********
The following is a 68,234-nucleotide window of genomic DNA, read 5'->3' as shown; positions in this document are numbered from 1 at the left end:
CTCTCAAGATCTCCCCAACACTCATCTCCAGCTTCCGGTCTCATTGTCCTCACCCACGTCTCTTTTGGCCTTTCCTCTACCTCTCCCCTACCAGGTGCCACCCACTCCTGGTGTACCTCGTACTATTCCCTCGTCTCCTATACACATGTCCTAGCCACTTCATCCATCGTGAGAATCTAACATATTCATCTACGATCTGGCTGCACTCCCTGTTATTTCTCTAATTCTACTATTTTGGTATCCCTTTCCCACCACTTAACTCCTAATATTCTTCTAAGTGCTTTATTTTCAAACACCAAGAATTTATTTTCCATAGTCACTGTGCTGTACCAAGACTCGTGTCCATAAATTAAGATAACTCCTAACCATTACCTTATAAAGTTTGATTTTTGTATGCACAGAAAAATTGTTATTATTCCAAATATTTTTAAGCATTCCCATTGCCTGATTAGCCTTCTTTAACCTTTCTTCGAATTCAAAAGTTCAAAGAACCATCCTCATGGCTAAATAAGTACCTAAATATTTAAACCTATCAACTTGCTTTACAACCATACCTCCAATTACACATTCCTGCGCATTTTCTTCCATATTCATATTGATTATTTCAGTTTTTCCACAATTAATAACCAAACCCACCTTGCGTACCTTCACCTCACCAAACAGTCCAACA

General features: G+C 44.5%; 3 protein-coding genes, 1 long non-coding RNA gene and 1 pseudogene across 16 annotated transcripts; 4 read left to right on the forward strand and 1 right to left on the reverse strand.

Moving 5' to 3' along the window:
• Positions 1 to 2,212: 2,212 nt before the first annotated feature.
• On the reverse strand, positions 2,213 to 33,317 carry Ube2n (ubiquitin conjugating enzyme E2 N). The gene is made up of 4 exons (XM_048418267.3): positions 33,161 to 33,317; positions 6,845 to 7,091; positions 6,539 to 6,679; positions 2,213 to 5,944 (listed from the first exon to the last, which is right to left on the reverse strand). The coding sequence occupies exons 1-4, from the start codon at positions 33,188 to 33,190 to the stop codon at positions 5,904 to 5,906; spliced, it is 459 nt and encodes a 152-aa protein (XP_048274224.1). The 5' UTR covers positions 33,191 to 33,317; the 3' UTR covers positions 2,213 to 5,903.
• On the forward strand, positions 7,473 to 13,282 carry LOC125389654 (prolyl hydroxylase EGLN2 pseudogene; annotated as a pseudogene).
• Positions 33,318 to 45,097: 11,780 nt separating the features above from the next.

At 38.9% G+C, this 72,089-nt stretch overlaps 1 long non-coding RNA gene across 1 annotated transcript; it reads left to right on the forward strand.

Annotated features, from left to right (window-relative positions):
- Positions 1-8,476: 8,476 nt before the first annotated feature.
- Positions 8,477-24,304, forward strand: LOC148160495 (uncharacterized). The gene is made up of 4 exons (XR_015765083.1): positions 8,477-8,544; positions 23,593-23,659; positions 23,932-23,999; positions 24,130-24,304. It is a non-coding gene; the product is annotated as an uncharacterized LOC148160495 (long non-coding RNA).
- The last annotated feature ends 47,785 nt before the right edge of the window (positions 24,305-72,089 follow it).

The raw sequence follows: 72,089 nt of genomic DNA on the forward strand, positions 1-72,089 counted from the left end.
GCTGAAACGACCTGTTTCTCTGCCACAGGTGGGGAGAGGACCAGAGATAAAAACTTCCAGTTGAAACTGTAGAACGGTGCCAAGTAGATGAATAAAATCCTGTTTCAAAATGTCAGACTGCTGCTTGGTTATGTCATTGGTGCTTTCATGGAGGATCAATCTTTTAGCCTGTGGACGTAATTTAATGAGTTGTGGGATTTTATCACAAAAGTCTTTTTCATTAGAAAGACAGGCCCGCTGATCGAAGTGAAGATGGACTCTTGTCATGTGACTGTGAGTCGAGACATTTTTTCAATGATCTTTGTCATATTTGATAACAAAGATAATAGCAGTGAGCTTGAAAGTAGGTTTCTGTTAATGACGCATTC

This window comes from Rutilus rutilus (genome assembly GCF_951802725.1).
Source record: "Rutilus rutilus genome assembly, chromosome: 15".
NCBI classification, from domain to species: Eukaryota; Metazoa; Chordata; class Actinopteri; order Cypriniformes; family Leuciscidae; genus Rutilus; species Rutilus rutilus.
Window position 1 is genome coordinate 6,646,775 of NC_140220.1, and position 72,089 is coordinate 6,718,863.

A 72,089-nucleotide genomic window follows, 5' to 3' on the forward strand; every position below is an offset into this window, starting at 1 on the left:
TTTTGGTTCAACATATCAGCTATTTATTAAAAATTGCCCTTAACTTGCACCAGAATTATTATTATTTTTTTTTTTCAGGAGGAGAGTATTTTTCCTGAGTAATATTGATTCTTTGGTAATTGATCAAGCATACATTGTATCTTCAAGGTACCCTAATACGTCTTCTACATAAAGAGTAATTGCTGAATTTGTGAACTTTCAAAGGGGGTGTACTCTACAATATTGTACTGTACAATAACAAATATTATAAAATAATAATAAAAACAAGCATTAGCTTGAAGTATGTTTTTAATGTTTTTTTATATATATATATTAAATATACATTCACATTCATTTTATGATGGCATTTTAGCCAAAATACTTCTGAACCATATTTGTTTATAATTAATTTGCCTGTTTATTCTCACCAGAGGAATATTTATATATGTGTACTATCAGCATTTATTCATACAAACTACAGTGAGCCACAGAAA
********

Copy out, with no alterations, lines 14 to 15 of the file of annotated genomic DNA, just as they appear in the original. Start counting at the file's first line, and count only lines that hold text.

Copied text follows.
The raw sequence follows: 72,089 nt of genomic DNA on the forward strand, positions 1-72,089 counted from the left end.
GCTGAAACGACCTGTTTCTCTGCCACAGGTGGGGAGAGGACCAGAGATAAAAACTTCCAGTTGAAACTGTAGAACGGTGCCAAGTAGATGAATAAAATCCTGTTTCAAAATGTCAGACTGCTGCTTGGTTATGTCATTGGTGCTTTCATGGAGGATCAATCTTTTAGCCTGTGGACGTAATTTAATGAGTTGTGGGATTTTATCACAAAAGTCTTTTTCATTAGAAAGACAGGCCCGCTGATCGAAGTGAAGATGGACTCTTGTCATGTGACTGTGAGTCGAGACATTTTTTCAATGATCTTTGTCATATTTGATAACAAAGATAATAGCAGTGAGCTTGAAAGTAGGTTTCTGTTAATGACGCATTC